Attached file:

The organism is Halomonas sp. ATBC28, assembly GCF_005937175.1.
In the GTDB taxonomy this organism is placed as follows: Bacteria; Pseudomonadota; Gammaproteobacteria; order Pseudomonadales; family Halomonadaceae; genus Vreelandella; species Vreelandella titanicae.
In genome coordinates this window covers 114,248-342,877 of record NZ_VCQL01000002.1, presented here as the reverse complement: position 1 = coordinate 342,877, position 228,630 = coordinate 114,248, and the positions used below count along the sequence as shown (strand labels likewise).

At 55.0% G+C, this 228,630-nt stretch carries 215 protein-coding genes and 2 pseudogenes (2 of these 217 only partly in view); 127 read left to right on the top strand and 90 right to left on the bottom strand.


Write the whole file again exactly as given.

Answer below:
The organism is Halomonas sp. ATBC28, assembly GCF_005937175.1.
In the GTDB taxonomy this organism is placed as follows: Bacteria; Pseudomonadota; Gammaproteobacteria; order Pseudomonadales; family Halomonadaceae; genus Vreelandella; species Vreelandella titanicae.
In genome coordinates this window covers 114,248-342,877 of record NZ_VCQL01000002.1, presented here as the reverse complement: position 1 = coordinate 342,877, position 228,630 = coordinate 114,248, and the positions used below count along the sequence as shown (strand labels likewise).

At 55.0% G+C, this 228,630-nt stretch carries 215 protein-coding genes and 2 pseudogenes (2 of these 217 only partly in view); 127 read left to right on the top strand and 90 right to left on the bottom strand.